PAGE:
The paper "The carotenoid beta-carotene enhances facial color, attractiveness and perceived health, but not actual health, in humans" is available at: DOI: 10.1093/beheco/arw188.

Direct correspondence to:

Yong Zhi Foo
PhD Student, Psychology
The University of Western Australia (M304)
35 Stirling Highway
CRAWLEY WA 6009
Australia
yong.foo@uwa.edu.au

To request a copy of the study, please contact:

Daniel Luzer
daniel.luzer@oup.com
212-743-6113

Sharing on social media? Find Oxford Journals online at @OxfordJournals

Oxford University Press USA

Related Attractiveness Articles:

Perceptions about body image linked to increased alcohol, tobacco use for teens
Virginia Ramseyer-Winter, assistant professor of social work, found negative body image is associated with increased tobacco and alcohol use, with implications for both young men and women.
There's more to attraction than what meets the eye
Attractiveness isn't just a matter of good looks, but also the right voice and scent, highlights a mini review in Frontiers in Psychology.
Are looks more important than personality when choosing a man?
When mothers and daughters have to choose potential partners, they do not look much further than skin deep.
Do you really get paid less if you're 'ugly'?
Do beautiful people earn more while those who are not so gorgeous are paid less?
Study finds that people are attracted to outward signs of health, not actual health
Findings published in the journal Behavioral Ecology reveal that skin with yellow and red pigments is perceived as more attractive in Caucasian males, but this skin coloring does not necessarily signal actual good health.
Voice appeal
In a study to be presented during the 172nd Meeting of the Acoustical Society of America and the 5th Joint Meeting with Acoustical Society of Japan, a Canadian researcher has new data about the vocal attractiveness of consonants.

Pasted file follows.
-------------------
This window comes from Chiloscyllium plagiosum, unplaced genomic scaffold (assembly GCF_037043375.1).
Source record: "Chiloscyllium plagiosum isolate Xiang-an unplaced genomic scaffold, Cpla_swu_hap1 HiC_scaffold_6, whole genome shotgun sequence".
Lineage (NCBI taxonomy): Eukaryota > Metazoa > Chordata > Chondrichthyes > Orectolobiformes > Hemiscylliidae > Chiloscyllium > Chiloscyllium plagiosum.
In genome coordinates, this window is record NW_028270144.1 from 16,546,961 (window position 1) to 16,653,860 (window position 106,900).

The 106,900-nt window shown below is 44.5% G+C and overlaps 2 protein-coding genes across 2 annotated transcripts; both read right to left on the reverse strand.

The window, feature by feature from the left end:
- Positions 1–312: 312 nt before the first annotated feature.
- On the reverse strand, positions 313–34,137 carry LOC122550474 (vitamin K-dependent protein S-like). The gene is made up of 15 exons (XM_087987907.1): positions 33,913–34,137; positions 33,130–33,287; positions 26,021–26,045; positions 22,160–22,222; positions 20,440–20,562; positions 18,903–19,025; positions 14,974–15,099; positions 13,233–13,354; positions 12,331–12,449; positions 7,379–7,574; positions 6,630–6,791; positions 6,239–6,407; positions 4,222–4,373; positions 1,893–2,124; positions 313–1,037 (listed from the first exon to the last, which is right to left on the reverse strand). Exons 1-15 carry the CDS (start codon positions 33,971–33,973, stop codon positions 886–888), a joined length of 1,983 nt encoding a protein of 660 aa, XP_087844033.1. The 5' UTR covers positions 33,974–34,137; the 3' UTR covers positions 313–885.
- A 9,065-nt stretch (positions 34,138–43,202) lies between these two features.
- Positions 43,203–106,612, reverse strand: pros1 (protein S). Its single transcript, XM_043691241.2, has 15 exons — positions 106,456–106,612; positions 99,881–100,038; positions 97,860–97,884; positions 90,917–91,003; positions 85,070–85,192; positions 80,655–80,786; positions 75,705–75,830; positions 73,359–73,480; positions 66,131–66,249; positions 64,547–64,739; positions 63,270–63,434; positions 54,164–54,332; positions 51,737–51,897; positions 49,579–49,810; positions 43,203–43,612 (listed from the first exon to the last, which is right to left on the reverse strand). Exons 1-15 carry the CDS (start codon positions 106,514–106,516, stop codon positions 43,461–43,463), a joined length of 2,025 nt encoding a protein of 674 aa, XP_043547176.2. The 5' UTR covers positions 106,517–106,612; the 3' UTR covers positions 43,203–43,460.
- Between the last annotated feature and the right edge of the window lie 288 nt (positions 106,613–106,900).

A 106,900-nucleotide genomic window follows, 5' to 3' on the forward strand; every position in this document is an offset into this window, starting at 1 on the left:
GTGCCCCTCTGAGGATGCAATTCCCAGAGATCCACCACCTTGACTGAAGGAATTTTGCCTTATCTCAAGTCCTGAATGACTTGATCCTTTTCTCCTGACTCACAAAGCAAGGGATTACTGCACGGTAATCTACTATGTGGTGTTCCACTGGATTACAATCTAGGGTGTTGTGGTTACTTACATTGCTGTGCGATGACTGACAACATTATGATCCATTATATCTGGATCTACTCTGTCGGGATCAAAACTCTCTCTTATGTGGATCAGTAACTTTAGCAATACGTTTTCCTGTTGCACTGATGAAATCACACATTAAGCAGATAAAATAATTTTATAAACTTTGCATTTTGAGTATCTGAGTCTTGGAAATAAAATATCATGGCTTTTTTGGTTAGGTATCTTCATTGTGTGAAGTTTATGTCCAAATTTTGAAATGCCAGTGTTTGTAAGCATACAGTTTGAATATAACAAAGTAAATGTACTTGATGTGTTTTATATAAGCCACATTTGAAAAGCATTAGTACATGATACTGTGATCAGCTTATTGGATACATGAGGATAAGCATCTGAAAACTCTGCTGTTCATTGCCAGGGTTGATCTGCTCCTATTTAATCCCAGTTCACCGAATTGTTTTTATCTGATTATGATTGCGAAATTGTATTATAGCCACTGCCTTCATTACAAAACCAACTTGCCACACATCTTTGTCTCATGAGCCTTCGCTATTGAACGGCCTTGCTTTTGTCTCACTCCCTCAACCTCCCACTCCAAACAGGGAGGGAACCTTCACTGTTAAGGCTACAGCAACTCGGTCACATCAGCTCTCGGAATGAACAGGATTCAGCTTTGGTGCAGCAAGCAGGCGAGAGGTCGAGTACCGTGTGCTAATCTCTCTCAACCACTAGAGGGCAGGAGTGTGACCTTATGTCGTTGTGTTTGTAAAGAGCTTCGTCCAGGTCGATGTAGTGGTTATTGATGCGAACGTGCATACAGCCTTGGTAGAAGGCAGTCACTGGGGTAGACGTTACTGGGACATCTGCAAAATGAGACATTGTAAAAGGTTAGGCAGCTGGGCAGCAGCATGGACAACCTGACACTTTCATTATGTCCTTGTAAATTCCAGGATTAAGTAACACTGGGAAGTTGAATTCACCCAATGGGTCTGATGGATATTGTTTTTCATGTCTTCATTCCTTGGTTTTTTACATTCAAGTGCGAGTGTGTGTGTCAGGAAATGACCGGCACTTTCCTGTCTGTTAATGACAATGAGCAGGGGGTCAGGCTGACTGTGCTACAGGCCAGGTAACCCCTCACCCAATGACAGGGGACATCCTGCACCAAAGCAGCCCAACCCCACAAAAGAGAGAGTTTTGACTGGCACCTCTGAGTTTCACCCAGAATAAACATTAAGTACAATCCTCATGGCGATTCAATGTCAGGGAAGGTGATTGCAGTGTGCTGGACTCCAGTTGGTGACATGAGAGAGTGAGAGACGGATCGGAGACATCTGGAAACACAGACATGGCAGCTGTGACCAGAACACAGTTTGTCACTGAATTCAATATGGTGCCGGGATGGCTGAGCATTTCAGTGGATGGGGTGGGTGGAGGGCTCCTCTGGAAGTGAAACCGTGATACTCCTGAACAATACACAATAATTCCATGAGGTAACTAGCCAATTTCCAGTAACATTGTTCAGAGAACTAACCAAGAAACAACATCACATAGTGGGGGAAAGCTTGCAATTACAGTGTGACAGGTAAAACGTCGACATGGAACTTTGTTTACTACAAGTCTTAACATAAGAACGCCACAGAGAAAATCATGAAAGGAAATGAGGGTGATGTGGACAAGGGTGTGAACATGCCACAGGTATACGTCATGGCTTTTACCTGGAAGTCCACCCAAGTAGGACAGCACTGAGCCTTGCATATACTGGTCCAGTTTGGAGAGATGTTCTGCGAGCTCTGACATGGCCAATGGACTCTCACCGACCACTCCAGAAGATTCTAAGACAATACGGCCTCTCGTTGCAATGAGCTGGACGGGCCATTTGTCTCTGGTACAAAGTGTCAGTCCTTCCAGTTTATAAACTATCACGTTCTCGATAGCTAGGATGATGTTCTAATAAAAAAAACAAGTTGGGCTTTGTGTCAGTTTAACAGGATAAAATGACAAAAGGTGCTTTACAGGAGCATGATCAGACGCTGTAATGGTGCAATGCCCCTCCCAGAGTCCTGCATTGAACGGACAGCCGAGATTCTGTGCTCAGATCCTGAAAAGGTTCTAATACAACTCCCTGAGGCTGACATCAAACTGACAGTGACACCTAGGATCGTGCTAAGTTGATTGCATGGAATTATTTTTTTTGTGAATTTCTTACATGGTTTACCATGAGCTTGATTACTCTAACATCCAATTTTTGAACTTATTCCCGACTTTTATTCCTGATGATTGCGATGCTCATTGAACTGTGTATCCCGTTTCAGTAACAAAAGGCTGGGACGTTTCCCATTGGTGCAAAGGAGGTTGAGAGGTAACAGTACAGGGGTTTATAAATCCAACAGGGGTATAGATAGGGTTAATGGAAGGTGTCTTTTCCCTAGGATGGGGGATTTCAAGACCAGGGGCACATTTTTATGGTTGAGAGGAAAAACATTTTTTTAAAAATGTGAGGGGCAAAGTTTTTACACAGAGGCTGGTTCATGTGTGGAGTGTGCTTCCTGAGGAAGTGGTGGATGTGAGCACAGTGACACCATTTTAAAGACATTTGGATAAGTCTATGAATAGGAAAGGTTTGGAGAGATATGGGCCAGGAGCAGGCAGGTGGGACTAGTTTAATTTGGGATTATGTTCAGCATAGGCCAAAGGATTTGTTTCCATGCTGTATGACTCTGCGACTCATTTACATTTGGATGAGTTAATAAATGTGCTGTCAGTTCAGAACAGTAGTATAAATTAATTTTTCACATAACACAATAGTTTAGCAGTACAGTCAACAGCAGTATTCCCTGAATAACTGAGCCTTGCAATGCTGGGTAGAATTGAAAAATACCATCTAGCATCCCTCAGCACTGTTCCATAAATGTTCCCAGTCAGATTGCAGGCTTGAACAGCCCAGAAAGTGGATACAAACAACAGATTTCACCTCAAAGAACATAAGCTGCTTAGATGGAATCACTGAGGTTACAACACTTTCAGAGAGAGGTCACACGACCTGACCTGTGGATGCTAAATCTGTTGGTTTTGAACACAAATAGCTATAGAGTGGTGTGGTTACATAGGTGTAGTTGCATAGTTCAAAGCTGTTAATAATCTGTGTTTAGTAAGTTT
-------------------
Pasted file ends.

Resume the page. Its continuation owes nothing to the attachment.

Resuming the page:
New research shows men more aggressive on dating sites, women more self-conscious
When it comes to messaging users on dating websites, men tend to be more aggressive and contact users they are interested in, whereas women tend to be more conscious of their own attractiveness to other users, according to new research.
Opposites attract -- unless you're in a relationship
If we are in a relationship we are more likely to be attracted to faces resembling our own, but for single people, opposites attract.
Children less likely to trust ugly people
Is beauty only skin deep? Children don't seem to think so, like adults and babies, children think the uglier you are, the less trustworthy you are.
The art and science of promotional pricing
Normal rules of economic behavior would dictate that free upgrades to a particular product would move it out the door in record numbers.

Related Attractiveness Reading:

Best Science Podcasts 2019

We have hand picked the best science podcasts for 2019. Sit back and enjoy new science podcasts updated daily from your favorite science news services and scientists.
Now Playing: TED Radio Hour

Changing The World
What does it take to change the world for the better? This hour, TED speakers explore ideas on activism—what motivates it, why it matters, and how each of us can make a difference. Guests include civil rights activist Ruby Sales, labor leader and civil rights activist Dolores Huerta, author Jeremy Heimans, "craftivist" Sarah Corbett, and designer and futurist Angela Oguntala.
Now Playing: Science for the People

#520 A Closer Look at Objectivism
This week we broach the topic of Objectivism. We'll be speaking with Keith Lockitch, senior fellow at the Ayn Rand Institute, about the philosophy of Objectivism as it's taught through Ayn Rand's writings. Then we'll speak with Denise Cummins, cognitive scientist, author and fellow at the Association for Psychological Science, about the impact of Objectivist ideology on society. Related links: This is what happens when you take Ayn Rand seriously Another Critic Who Doesn’t Care What Rand Thought or Why She Thought It, Only That She’s Wrong Quote is from "A Companion to Ayn Rand"